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Aleix Palau | 29 January 2020

The Festival Llums d'Antiga brings us great soloists and national and European ensembles in its ‎second edition

From the 4th to 16th of February, under the title LLibertat. Entre el caos i l’ordre ‎‎(Freedom. Between Chaos and Order), the festival will explore personal and artistic freedom ‎with the figure of Beethoven as its starting point. The Monastery of Sant Pau del Camp will ‎be one of the stages for the Festival Llums d'Antiga this year, together with the Basilica ‎of Santa Maria del Pi, the Chapel of Santa Àgata and L’Auditori. The four venues will host six ‎concerts featuring over 50 artists and around 60 works.‎

L’Auditori presents the second edition of the Festival Llums d'Antiga, ‎which will take place between the 4th and 16th of February 2020 in ‎various locations throughout Barcelona, and continues the spirit of bringing to the ‎public repertoires and performers outside the confines of the concert halls. ‎

This year the Festival begins with the work of Ludwig van Beethoven on ‎the 250th anniversary of his birth to explore the concept of personal and artistic ‎freedom.‎



Ensembles and soloists from far and wide visit the Festival
The opening concert, entitled The Bonfire of the Vanities, ‎will be performed by Ensemble O Vos Omnes. The Catalan ensemble will ‎present a before and after of the Dominican friar Girolamo Savonarola in the ‎Florence of the Medici. Savonarola preached vehemently from the church of San ‎Marco, and harshly criticised the corruption of the clergy, the wealth of the rich and the sins ‎of the Church.‎

Florence, prior to the arrival of the friar, was a city in which carnival musicians and risqué and ‎shameless songs formed an essential part of the festivities in the Florentine palaces. With ‎Savonarola’s powerful influence and strict doctrine, all these festive expressions were ‎prohibited in Florence and the songs were replaced with lauds and motets with religious ‎content.‎

His power brought about the downfall of the Medici, as was portrayed in The Bonfire of ‎the Vanities, when clothes, cosmetics, mirrors, art, books, scores and instruments ‎were burned. Eventually, the friar attacked Pope Alexander VI and, in his fight against the ‎Borgia, he met his end: he was excommunicated, tortured and sentenced to death, ‎becoming a victim of the same fire he had stoked.‎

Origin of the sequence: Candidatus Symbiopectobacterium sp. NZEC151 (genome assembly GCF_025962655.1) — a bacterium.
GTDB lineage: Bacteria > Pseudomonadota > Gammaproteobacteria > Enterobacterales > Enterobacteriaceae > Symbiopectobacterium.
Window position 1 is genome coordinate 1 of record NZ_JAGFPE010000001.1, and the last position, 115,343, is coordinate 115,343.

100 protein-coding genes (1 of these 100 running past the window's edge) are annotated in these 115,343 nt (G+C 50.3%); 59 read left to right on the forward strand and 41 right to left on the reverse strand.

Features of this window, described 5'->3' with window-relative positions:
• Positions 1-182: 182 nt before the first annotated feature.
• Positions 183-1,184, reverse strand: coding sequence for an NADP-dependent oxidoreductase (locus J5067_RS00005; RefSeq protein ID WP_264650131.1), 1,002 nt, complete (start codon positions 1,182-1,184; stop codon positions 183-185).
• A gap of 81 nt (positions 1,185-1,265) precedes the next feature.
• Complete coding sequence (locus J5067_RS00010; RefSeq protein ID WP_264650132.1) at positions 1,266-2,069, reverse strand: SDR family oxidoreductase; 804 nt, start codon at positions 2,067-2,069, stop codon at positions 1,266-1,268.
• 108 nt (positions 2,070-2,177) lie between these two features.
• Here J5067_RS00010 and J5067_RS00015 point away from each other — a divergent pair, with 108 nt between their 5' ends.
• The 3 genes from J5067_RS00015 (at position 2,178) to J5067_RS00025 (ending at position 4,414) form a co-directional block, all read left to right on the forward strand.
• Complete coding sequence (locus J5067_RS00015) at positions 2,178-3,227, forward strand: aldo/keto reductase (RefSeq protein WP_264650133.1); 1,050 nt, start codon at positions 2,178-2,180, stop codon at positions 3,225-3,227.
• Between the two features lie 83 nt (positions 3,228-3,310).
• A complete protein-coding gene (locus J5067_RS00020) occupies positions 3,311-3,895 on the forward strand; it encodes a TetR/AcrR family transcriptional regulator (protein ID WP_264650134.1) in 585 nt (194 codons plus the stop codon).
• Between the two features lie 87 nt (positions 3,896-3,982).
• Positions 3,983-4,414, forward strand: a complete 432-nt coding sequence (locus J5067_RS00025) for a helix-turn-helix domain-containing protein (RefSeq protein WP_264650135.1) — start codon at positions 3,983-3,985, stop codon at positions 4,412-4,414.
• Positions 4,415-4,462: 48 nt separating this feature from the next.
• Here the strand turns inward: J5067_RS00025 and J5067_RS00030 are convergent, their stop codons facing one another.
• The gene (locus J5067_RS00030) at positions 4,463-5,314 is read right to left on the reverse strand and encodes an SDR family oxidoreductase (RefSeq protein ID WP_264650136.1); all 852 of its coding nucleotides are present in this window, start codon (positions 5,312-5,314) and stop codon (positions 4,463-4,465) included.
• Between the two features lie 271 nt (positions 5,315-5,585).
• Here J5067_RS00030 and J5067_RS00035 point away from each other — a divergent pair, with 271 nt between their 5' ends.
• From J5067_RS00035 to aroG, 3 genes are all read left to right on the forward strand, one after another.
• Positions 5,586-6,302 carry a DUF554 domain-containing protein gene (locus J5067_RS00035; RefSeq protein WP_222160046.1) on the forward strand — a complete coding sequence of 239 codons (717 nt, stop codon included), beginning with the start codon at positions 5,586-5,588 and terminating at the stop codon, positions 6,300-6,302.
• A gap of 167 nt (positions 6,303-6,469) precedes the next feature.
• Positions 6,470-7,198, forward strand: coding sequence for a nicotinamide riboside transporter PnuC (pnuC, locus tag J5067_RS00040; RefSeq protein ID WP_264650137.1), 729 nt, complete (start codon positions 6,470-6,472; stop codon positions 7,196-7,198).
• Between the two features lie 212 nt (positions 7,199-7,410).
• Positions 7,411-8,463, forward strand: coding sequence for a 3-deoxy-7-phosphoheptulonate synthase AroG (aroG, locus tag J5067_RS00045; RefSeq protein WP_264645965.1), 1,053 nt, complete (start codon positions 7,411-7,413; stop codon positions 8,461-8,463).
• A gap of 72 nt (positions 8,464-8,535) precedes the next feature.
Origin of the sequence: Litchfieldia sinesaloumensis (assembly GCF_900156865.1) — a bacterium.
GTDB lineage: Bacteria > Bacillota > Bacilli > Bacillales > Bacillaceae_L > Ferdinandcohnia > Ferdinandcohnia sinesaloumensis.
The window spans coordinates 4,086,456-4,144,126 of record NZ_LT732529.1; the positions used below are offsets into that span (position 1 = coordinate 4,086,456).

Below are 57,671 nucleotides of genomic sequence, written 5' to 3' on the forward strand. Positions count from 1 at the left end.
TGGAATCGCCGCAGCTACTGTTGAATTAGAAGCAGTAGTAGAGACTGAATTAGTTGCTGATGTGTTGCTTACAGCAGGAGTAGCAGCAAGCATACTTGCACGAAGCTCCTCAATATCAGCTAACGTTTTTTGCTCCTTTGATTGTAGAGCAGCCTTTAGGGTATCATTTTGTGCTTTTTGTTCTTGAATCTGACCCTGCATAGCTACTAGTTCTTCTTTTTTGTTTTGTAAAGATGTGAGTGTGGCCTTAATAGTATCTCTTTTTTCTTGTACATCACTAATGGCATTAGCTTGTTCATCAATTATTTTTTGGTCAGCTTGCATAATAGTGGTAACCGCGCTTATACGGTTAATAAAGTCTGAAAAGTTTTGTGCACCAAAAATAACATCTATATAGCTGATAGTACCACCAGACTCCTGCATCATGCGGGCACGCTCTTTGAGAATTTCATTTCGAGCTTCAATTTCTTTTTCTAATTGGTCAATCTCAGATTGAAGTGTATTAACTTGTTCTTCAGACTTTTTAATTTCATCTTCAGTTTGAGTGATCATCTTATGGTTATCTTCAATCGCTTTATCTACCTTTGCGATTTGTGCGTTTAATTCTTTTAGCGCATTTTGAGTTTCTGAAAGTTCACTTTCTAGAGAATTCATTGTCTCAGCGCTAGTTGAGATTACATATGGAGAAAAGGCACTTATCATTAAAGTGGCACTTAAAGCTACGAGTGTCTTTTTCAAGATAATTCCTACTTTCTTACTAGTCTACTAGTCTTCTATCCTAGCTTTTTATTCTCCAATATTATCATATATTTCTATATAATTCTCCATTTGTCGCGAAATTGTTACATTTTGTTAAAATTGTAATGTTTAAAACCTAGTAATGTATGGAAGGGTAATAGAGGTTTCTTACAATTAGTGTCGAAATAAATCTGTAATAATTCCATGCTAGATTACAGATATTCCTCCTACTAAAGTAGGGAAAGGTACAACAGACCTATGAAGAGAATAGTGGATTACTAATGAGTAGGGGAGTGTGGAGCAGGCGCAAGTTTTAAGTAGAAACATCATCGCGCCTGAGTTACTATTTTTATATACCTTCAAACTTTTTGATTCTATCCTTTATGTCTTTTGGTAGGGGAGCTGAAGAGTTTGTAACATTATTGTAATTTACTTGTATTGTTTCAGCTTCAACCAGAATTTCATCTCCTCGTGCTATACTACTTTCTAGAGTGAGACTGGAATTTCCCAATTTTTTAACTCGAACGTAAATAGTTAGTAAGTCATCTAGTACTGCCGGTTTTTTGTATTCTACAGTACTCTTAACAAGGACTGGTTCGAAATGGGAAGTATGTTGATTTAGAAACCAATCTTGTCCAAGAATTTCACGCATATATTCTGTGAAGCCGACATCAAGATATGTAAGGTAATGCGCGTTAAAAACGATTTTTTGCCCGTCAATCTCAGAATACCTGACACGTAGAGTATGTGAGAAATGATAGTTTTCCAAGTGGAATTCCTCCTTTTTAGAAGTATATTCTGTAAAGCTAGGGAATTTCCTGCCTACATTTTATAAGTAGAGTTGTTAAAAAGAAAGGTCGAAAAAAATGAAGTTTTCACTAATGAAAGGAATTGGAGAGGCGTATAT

Leaving Savonarola’s Florence, Graindelavoix will take us on a journey ‎through the music of composers from the 15th to the 17th centuries, showing us that the ‎music of that time was not as austere as we might imagine. Works by Guillaume de ‎Machaut, Solage, Alexander Agricola, Antoine Brumel, Nicolas Gombert, Cipriano De Rore, ‎Carlo Gesualdo and other, lesser-known, composers, all of them musical greats ‎from the late Middle Ages to the birth of Renaissance polyphony, are certain to impress 21st-‎century audiences. ‎

The third event of the Festival Llums d'Antiga brings us a highly-acclaimed young ‎ensemble, El Gran Teatro del Mundo, who will explore the parallels and ‎differences between the literature of the Spanish Golden Age and the opera of ‎the French Grand Siècle. To this end, the programme offers a ‎‎reconstruction of a small French opera following the model of the ‎‎tragédie lyrique. This new version features music by French composers ‎André Campra, Marc-Antoine Charpentier, Jean-Baptiste Lully and Marin Marais.‎

The plot is based on Segismundo’s monologue at the end of the first act of La vida es ‎sueño by Calderón de la Barca, comparing his discourse with French themes and the ‎exploration of the dream element of sleep. In each act of the opera we find different ‎meanings that the Baroque found in sleep: from the simple state of rest to the mystical ‎metaphor of the meeting of life and death, passing through dreams and nightmares. And, as ‎an epilogue, the demi-god Orpheus descending into hell makes the listener reflect on ‎awakening as the end of an illusion. Or, as Segismundo says: “For all life is a dream, and ‎dreams themselves are only dreams.”‎